Fourth, the decline in overall standardized mortality over the 4 years of data collection and dissemination may suggest improvements in care over time.- However, further analyses indicated that rates of discharge to skilled nursing facilities also increased over time, and that these patients had markedly higher severity of illness than patients discharged home. Moreover, excluding such discharges from analysis attenuated temporal declines in mortality. These findings have important ramifications regarding the utility of hospital discharge status as an accurate or appropriate end point to measure outcomes of ICU care. Traditionally, ICU discharge status has been viewed as an inadequate marker of ICU performance as it may be significantly influenced by discharge timing, especially among terminal patients who are transferred out of the ICU to die in non-ICU settings. The increasing use of skilled nursing facilities, rehabilitation centers, and nursing homes may signal that the adequate evaluation of critical care requires long-term follow-up of patients after hospital discharge.
When interpreting our findings, several method-ologic issues should be considered add comment contraceptive pills. First, our analysis was limited to a single outcome measure. Although hospital mortality is a widely used indicator, quality of care encompasses multiple dimensions. Thus, the implications of our findings for other aspects of the quality of critical care, such as the appropriateness and process of care, functional outcomes, patient satisfaction, and long-term mortality, are uncertain.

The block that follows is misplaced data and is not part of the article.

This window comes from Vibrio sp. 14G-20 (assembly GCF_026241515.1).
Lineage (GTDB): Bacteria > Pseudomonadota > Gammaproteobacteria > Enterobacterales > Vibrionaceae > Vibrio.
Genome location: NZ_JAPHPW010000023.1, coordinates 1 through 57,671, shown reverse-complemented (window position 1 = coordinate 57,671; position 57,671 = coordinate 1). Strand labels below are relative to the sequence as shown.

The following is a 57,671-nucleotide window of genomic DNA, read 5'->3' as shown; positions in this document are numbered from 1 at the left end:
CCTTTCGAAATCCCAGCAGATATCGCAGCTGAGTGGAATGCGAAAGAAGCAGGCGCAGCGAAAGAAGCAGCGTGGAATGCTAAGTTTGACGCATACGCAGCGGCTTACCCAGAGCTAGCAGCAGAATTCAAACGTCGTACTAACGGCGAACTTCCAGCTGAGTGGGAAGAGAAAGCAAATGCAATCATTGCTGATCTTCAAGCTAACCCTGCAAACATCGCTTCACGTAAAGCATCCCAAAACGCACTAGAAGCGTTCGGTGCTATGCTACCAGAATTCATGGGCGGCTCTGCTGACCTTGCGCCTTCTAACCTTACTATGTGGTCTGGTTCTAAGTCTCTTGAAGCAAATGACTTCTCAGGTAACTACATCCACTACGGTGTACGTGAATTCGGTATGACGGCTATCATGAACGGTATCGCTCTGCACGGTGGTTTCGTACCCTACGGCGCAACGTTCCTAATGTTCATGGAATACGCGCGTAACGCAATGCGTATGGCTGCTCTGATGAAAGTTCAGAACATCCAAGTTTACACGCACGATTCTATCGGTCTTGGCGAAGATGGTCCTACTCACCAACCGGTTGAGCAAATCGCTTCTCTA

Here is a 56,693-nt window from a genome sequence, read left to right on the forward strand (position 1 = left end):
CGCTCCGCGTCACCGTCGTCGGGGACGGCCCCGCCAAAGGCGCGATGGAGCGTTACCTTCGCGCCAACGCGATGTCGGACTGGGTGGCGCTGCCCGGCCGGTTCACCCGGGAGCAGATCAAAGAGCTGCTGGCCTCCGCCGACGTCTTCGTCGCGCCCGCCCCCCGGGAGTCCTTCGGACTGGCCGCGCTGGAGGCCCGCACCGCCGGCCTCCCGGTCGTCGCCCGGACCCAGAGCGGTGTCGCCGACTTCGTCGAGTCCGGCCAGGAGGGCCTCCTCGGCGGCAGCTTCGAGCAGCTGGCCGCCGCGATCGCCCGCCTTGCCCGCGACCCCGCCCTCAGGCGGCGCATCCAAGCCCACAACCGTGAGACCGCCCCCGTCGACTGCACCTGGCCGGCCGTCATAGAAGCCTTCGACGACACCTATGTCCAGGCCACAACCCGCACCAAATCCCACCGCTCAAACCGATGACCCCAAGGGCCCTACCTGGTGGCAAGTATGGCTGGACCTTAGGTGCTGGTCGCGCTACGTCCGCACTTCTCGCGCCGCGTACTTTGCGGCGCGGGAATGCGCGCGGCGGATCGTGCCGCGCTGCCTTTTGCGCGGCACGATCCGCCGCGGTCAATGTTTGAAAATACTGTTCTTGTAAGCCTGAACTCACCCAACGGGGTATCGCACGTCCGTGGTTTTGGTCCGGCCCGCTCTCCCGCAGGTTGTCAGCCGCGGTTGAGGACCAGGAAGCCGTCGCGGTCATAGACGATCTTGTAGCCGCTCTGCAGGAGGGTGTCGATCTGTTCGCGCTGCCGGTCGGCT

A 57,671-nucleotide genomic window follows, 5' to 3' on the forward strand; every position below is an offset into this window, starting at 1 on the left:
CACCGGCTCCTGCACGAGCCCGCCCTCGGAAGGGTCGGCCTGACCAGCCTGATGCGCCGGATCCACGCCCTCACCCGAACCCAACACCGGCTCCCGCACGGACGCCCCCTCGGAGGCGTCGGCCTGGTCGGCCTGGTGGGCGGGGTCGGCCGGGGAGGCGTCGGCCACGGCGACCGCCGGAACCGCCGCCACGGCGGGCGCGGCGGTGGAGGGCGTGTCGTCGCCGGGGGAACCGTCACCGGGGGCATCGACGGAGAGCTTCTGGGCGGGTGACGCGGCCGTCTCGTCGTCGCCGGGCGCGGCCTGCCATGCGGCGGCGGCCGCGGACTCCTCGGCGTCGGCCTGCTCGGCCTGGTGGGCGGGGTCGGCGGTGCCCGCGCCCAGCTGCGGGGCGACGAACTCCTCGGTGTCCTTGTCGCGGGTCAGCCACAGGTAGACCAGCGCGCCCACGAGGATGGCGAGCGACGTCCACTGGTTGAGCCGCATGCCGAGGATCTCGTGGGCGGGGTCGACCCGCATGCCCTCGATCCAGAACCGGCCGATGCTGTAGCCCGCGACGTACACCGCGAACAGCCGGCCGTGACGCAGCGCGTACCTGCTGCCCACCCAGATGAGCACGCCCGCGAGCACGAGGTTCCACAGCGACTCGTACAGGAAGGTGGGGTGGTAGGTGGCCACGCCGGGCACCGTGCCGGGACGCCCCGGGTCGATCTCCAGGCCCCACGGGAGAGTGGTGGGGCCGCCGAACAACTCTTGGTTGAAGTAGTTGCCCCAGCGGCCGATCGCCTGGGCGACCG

Second, we did not directly examine responses by clinicians and hospital administrators to the reported ICU outcomes data. Thus, the degree to which changes in outcomes over time can be attributed to dissemination of these data is unknown. Indeed, a recent study found similar declines in mortality rates for coronary artery bypass surgery in states with and without initiatives to publicly disseminate severity-adjusted mortality data.